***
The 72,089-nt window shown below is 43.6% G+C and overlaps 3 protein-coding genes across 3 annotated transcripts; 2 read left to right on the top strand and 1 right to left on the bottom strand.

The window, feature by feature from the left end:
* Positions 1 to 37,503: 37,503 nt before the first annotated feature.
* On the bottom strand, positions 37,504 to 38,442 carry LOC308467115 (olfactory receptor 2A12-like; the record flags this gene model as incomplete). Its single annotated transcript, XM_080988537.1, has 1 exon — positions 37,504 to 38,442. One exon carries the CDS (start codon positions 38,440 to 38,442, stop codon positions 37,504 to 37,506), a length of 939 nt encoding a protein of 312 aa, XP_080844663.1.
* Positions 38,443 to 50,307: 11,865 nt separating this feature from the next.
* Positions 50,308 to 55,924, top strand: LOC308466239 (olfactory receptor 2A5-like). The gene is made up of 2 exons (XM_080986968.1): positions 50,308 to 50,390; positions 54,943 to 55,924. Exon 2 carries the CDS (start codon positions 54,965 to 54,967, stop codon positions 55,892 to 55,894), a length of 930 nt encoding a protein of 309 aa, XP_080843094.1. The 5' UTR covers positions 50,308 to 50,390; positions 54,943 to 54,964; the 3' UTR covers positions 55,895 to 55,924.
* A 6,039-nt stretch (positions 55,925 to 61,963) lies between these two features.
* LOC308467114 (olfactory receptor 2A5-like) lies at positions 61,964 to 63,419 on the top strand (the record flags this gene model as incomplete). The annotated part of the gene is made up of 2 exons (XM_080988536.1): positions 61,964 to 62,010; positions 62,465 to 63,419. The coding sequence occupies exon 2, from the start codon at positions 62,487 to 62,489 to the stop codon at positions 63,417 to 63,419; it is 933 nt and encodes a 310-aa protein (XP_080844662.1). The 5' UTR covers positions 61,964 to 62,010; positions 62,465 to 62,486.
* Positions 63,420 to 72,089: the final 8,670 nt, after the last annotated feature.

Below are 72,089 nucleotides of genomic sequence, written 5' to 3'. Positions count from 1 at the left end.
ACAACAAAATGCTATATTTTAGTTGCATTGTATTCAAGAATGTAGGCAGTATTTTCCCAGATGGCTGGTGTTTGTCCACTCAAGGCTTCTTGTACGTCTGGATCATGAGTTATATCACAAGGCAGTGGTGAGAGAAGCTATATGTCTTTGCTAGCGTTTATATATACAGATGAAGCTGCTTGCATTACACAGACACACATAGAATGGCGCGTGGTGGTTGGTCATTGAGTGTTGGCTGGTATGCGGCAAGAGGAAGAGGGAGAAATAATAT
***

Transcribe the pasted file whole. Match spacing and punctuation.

The 72,089-nt window shown below is 43.6% G+C and overlaps 3 protein-coding genes across 3 annotated transcripts; 2 read left to right on the top strand and 1 right to left on the bottom strand.

The window, feature by feature from the left end:
* Positions 1 to 37,503: 37,503 nt before the first annotated feature.
* On the bottom strand, positions 37,504 to 38,442 carry LOC308467115 (olfactory receptor 2A12-like; the record flags this gene model as incomplete). Its single annotated transcript, XM_080988537.1, has 1 exon — positions 37,504 to 38,442. One exon carries the CDS (start codon positions 38,440 to 38,442, stop codon positions 37,504 to 37,506), a length of 939 nt encoding a protein of 312 aa, XP_080844663.1.
* Positions 38,443 to 50,307: 11,865 nt separating this feature from the next.
* Positions 50,308 to 55,924, top strand: LOC308466239 (olfactory receptor 2A5-like). The gene is made up of 2 exons (XM_080986968.1): positions 50,308 to 50,390; positions 54,943 to 55,924. Exon 2 carries the CDS (start codon positions 54,965 to 54,967, stop codon positions 55,892 to 55,894), a length of 930 nt encoding a protein of 309 aa, XP_080843094.1. The 5' UTR covers positions 50,308 to 50,390; positions 54,943 to 54,964; the 3' UTR covers positions 55,895 to 55,924.
* A 6,039-nt stretch (positions 55,925 to 61,963) lies between these two features.
* LOC308467114 (olfactory receptor 2A5-like) lies at positions 61,964 to 63,419 on the top strand (the record flags this gene model as incomplete). The annotated part of the gene is made up of 2 exons (XM_080988536.1): positions 61,964 to 62,010; positions 62,465 to 63,419. The coding sequence occupies exon 2, from the start codon at positions 62,487 to 62,489 to the stop codon at positions 63,417 to 63,419; it is 933 nt and encodes a 310-aa protein (XP_080844662.1). The 5' UTR covers positions 61,964 to 62,010; positions 62,465 to 62,486.
* Positions 63,420 to 72,089: the final 8,670 nt, after the last annotated feature.

Below are 72,089 nucleotides of genomic sequence, written 5' to 3'. Positions count from 1 at the left end.
ACAACAAAATGCTATATTTTAGTTGCATTGTATTCAAGAATGTAGGCAGTATTTTCCCAGATGGCTGGTGTTTGTCCACTCAAGGCTTCTTGTACGTCTGGATCATGAGTTATATCACAAGGCAGTGGTGAGAGAAGCTATATGTCTTTGCTAGCGTTTATATATACAGATGAAGCTGCTTGCATTACACAGACACACATAGAATGGCGCGTGGTGGTTGGTCATTGAGTGTTGGCTGGTATGCGGCAAGAGGAAGAGGGAGAAATAATAT